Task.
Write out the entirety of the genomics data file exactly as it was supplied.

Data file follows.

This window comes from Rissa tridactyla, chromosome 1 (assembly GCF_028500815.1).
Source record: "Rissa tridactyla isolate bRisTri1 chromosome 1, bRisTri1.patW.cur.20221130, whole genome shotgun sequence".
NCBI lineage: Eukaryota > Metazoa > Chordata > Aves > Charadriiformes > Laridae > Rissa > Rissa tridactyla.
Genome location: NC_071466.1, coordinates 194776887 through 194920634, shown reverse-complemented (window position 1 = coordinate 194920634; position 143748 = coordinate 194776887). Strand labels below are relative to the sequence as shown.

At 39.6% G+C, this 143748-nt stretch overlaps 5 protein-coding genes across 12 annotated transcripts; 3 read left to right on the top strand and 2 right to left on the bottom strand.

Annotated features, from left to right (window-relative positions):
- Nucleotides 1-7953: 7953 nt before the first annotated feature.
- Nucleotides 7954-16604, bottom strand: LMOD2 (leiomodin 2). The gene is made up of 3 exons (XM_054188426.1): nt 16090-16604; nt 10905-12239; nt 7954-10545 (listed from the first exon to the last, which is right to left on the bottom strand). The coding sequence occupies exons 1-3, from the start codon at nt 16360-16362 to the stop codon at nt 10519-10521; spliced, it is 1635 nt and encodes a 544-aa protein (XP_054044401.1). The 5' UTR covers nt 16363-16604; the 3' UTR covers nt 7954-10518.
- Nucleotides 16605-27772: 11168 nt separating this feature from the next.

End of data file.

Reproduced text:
This window comes from Rissa tridactyla, chromosome 1 (assembly GCF_028500815.1).
Source record: "Rissa tridactyla isolate bRisTri1 chromosome 1, bRisTri1.patW.cur.20221130, whole genome shotgun sequence".
NCBI lineage: Eukaryota > Metazoa > Chordata > Aves > Charadriiformes > Laridae > Rissa > Rissa tridactyla.
Genome location: NC_071466.1, coordinates 194776887 through 194920634, shown reverse-complemented (window position 1 = coordinate 194920634; position 143748 = coordinate 194776887). Strand labels below are relative to the sequence as shown.

At 39.6% G+C, this 143748-nt stretch overlaps 5 protein-coding genes across 12 annotated transcripts; 3 read left to right on the top strand and 2 right to left on the bottom strand.

Annotated features, from left to right (window-relative positions):
- Nucleotides 1-7953: 7953 nt before the first annotated feature.
- Nucleotides 7954-16604, bottom strand: LMOD2 (leiomodin 2). The gene is made up of 3 exons (XM_054188426.1): nt 16090-16604; nt 10905-12239; nt 7954-10545 (listed from the first exon to the last, which is right to left on the bottom strand). The coding sequence occupies exons 1-3, from the start codon at nt 16360-16362 to the stop codon at nt 10519-10521; spliced, it is 1635 nt and encodes a 544-aa protein (XP_054044401.1). The 5' UTR covers nt 16363-16604; the 3' UTR covers nt 7954-10518.
- Nucleotides 16605-27772: 11168 nt separating this feature from the next.